Review: Spectre

Film editors Simon and Emma give their opinions on the latest highly anticipated Bond instalment

NUSU
9th November 2015

Bond (James Bond) shoots, shags and suaves his way back onto our screens with Spectre. Is it a sickening shot of nostalgia, or is it another Skyfall-shaped surprise?  Two of your overlord editors went to find out...

Simon’s verdict: A classic case of a film trying to have both cakes and eat them. Sam Mendes returns to Bond after the gritty (yet glossy) triumph that was Skyfall and tries to align it with the assaultive camp of the original films, with ultimately middling success.

Spectre is, like the other films in Craig’s franchise, most successful when it stands alone. Tying up all the strings to spin them off into something new is Mendes and co.’s main duty here, yet there’s little to no room for creative flair. Everything is serviceable to move things along from one (admittedly very efficient) set-piece to the next while setting up bridges for further sequels and past references alike. The opening is a fantastic display of just what modern stunts can do, and manages to propel itself forward for a strong opening hour. But things soon run out of steam, letting the finale fall flat as it frantically tries to find  a real threat and a way to open things up for more sequels.

"the rest of the cumbersome cast struggle to steal any scenes, with the much-discussed Monica Belluci role being nothing more than a plot device."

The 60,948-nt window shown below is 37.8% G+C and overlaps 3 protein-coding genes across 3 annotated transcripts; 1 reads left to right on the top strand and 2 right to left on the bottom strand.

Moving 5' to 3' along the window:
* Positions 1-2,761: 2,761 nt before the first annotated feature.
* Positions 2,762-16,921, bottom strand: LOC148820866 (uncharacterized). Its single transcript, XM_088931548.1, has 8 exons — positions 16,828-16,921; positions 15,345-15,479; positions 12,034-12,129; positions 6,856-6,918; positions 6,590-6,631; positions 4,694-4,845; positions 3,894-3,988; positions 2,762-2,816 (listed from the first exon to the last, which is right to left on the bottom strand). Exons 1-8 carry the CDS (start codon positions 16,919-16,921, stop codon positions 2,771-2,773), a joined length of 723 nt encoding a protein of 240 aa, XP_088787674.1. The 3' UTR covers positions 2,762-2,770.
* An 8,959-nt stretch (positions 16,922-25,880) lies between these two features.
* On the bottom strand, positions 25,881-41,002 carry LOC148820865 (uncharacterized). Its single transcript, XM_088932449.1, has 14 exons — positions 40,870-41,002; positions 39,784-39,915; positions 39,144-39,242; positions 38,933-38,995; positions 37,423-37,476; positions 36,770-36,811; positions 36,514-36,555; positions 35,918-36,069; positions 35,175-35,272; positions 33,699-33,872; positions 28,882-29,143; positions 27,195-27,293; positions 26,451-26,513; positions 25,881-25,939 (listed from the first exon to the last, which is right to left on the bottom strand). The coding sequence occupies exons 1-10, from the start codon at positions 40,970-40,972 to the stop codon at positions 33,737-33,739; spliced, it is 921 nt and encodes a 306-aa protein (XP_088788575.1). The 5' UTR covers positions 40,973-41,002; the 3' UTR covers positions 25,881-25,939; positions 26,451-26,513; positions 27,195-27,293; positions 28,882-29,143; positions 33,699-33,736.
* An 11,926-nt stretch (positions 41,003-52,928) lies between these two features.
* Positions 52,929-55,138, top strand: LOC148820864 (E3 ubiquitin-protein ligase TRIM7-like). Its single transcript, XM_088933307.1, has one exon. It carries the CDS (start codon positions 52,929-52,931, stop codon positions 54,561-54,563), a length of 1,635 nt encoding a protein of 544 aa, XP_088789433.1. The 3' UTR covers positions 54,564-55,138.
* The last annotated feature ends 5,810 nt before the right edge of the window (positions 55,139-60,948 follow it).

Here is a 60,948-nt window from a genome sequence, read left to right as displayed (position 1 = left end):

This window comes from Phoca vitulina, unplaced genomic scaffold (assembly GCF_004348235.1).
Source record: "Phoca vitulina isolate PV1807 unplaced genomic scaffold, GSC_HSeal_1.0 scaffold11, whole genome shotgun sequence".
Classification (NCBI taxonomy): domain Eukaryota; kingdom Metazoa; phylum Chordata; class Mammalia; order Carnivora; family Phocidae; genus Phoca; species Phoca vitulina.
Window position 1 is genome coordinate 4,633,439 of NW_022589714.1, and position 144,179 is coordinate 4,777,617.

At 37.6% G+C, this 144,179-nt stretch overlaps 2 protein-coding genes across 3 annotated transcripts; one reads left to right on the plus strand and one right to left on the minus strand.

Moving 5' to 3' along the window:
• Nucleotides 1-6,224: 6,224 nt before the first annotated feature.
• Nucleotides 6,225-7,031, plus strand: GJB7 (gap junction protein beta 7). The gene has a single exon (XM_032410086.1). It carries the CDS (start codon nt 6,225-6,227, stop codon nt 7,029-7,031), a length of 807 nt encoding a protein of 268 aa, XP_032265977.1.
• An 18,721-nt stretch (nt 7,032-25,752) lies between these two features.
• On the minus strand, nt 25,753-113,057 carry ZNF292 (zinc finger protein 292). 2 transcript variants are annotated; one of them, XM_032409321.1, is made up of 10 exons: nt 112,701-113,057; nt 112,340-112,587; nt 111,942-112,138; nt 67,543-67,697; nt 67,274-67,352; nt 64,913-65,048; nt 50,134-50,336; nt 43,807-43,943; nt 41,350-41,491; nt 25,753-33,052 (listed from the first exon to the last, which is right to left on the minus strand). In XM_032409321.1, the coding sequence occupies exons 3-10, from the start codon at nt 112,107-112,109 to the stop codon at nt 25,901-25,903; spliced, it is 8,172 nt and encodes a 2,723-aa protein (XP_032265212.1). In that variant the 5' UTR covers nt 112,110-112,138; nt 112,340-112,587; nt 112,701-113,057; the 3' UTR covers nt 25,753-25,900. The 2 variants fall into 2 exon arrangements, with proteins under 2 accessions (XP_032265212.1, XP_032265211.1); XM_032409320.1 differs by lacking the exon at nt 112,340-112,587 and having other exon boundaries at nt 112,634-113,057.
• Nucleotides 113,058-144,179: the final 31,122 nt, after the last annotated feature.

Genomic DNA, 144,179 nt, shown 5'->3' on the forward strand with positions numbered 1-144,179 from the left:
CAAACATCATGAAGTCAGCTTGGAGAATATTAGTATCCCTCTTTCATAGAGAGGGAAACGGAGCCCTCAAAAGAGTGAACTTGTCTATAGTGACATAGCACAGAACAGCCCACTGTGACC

Christoph Waltz shines through a stilted villain, being very much kept to the shadows like Javier Bardem before him, and Daniel Craig hasn’t been this good since Casino Royale. But the rest of the cumbersome cast struggle to steal any scenes, with the much-discussed Monica Belluci role being nothing more than a plot device. It seems Skyfall’s few flaws have worsened and the positives deteriorated; the running time bloated, the score recycled, the cinematography disappointingly flat.

If Craig does indeed choose to bow out of Bond here, it’ll be with a whimpering bang. 6/10

Emma’s verdict: I was all full of somewhat naïve enthusiasm for Spectre despite the mixed reviews it had gained. I have always been a fan of the Bond movies, even those cheesy old ones that really were a product of their discriminatory times. However, I was not looking for anything of the old in Spectre, apart from the espionage.

"The film itself is not bad per se, but it is no Skyfall, and the presentation of women is wholly diabolical"

As soon as the opening titles appeared I knew Sam Mendes had got this wrong. Women were stroking Daniel Craig’s chest, and they were shadowed out. When the film got started, it did not redeem itself as women were presented in dubious ways, much like in the older films. In a film released in 2015, this leaves a very sour taste, especially after the brilliant Skyfall seems to have progressed from the misogyny of previous films. For some reason, Mendes seems far too occupied with harking back to the old days when, in reality, those ideals do not fit with today’s standards.

Christoph Waltz is one of best things about this film playing the vengeful villain with a fierce vendetta against Bond. His Machiavellian character creates palpable tension in the film’s quieter moments. Also, Ben Whishaw brings some comic relief to an otherwise dark film as Q.

The film itself is not bad per se, but it is no Skyfall, and the presentation of women is wholly diabolical. Come on, Mendes; you can do better than that. 6/10

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